In addressing emissions regulations, Lyons points out that emissions from any gas turbine will vary by product, installation elevation, ambient temperature, type of fuel burned, and other factors.
“End users can work with a company that offers low emissions options for their turbines and have engineering teams working on new technology to address the regulations,” says Lyons.
“End users should also work with companies that have an environmental program that keeps abreast of both domestic and international laws and regulations for both new and existing equipment. Companies that invest in this resource can provide guidance on construction and operating permits.”
Most of Solar’s gas turbines include dry low-emissions technology and can meet emissions requirement nearly anywhere worldwide, Lyons says, adding the company can work with end users to meet “extremely low emissions requirements”.
Like many luxury hotels, the Four Seasons Hotel Philadelphia in Pennsylvania uses a tremendous amount of energy for cooking, heating, lights, laundry, showers, and swimming pools, among other functions.
To lower its energy costs and reduce greenhouse gas emissions, hotel management in 2009 hired E-Finity Distributed Generation to install Capstone MicroTurbines to generate the hotel’s own onsite power.
The hotel commissioned three C65 ICHP natural gas Capstone MicroTurbines, with heat recovery modules installed on each C65 to capture the microturbines’ waste heat as part of a combined heat and power (CHP) application. The return on the investment started kicking in within two months of the microturbines’ operation, when the hotel reaped $80,000 in energy savings, offering 20% less in electricity costs than utility power. The microturbines offer 195 kW of electricity, more than 1.2 MM BTU per hour of recovered thermal energy and ultra-low emissions (< 9 ppmv NOx at 15% O2). The CHP system provides 100% of the hotel’s domestic hot water needs, 30 % of its electrical needs, and 15% of its heating needs. With the system operating at 65 dB at 10 meters, it is favored for its quiet factors, something hotel guests appreciate.
“Reciprocating engines have to be rebuilt at 22,000 to 23,000 hours, have oil replaced regularly, consist of lots of moving parts, and have high vibration and noise,” says Marvin Dixon, who at the time was director of engineering. “We can’t have noise at a hotel–that would be a disaster.”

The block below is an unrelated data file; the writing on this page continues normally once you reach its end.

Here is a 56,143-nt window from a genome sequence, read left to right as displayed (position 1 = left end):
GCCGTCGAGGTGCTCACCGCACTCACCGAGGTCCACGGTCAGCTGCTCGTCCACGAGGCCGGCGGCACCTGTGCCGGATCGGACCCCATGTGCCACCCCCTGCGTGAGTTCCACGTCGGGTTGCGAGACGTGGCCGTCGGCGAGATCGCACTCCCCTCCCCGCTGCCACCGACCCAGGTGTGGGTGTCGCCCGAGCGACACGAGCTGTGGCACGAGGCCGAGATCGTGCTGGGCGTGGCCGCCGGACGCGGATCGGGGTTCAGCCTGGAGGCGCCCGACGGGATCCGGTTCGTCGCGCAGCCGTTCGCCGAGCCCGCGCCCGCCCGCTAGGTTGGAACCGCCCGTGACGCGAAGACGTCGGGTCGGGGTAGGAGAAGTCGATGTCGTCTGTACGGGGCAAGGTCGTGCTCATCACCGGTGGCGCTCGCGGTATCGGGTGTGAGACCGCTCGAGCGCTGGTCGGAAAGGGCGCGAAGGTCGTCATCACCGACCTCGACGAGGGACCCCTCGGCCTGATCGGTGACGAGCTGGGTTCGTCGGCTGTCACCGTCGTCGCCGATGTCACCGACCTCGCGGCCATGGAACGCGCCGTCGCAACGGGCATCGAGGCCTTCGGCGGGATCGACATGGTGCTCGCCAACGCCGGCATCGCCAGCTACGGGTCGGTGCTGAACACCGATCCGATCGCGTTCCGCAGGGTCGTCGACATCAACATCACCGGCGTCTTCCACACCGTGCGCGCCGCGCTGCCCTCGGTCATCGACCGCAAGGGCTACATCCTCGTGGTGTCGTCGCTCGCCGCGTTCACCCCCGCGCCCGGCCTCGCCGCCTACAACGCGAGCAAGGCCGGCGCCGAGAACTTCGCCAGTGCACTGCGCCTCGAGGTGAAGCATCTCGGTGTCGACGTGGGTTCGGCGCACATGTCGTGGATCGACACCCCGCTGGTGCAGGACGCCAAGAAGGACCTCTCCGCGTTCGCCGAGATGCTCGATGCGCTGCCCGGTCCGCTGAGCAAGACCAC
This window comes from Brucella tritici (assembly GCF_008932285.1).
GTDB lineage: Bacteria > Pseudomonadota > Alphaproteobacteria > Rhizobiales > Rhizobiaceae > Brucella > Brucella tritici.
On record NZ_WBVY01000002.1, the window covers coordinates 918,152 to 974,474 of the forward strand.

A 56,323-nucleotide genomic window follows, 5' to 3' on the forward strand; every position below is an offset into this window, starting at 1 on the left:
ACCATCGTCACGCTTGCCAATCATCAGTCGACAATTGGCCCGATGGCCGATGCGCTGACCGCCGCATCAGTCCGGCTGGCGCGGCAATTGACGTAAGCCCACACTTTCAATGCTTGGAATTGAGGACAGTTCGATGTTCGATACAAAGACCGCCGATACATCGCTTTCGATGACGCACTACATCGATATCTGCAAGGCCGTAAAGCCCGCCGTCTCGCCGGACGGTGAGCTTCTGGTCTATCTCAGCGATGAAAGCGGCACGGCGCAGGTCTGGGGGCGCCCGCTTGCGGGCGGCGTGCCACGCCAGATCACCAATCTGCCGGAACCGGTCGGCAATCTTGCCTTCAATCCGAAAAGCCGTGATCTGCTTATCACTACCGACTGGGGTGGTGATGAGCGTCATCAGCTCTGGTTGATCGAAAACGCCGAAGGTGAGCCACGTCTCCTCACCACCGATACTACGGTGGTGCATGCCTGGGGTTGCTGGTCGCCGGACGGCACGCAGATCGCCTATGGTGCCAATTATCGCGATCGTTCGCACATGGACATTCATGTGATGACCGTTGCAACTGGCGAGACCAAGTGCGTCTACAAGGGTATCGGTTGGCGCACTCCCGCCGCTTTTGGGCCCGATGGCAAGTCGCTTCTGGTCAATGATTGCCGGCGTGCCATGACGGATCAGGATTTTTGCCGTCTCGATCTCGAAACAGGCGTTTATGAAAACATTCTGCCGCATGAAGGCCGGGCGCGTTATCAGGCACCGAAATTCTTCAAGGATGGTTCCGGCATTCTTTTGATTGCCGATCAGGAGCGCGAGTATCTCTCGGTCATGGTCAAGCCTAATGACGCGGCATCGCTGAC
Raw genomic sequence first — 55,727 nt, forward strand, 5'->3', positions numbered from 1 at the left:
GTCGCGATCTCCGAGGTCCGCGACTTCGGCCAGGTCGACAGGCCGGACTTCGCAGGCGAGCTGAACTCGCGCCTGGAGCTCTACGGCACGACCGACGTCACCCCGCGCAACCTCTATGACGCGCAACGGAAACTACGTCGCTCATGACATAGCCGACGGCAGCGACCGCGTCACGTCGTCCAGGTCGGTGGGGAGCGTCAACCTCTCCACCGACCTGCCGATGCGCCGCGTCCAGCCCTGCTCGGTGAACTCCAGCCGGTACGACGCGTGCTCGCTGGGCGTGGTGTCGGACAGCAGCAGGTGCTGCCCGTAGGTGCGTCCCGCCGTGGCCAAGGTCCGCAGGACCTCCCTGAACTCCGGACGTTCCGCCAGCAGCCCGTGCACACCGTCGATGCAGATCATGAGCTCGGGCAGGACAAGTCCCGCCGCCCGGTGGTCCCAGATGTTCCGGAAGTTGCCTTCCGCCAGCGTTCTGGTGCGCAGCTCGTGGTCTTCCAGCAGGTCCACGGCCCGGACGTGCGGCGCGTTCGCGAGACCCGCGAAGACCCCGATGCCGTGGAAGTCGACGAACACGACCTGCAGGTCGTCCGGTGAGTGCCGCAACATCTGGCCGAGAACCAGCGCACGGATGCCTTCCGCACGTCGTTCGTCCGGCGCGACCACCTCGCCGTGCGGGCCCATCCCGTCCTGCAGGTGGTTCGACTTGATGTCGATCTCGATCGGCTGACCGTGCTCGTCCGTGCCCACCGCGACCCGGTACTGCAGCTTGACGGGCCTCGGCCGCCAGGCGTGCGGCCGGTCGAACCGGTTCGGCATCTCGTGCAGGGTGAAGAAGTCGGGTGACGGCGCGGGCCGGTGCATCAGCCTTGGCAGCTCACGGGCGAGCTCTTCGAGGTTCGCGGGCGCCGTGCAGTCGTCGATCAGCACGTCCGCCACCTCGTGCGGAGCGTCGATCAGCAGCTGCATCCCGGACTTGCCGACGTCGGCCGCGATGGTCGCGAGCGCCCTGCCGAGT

The system also provides a small footprint, with the three C65s with heat exchangers fitting into a 37-square-meter rooftop space. That was another reason why the system was selected over reciprocating technology. Prior to the C65 microturbines, the hotel relied heavily on Philadelphia’s steam loop and the local electric grid to meet its energy needs. Today, the hotel produces its own electrical and thermal power through natural gas.
Dixon says the hotel can explore various rate options by buying third-party transportation gas, making the electricity from the microturbines 20% less expensive than what could be obtained from the utility. For the commissioning, the hotel reconfigured its hydronic heating loop into a system that captures heat from the microturbines and distributes it throughout the building.
“This new process with microturbines allows for more control over heat distribution and BTUs,” says Dixon. “With such a highly efficient process, the hotel is able to squeeze every dollar out of each BTU. Instead of dumping rejected heat into the atmosphere, we can reuse it.”
|Photo: Cornell University
Cornell’s average electrical load is 30 to 32 MW.
Dixon anticipates that more hotels will utilize this technology. The Four Seasons Hotel Philadelphia plans for a Phase II installation to include two additional Capstone microturbines and an absorption chiller to meet the growing hotel’s future energy and air-conditioning needs. Turbines are built easier to operate now than ever before, points out Jim Crouse, executive vice president of sales and marketing with Capstone Turbine.
“The small turbine business has changed,” he says. “You push the start button and it starts all of the time just like it’s supposed to. The technology has advanced to the point where it’s as easy to use as an internal combustion engine. Some of the earlier barriers of 15 to 20 years ago are now gone. It’s become more mainstream.”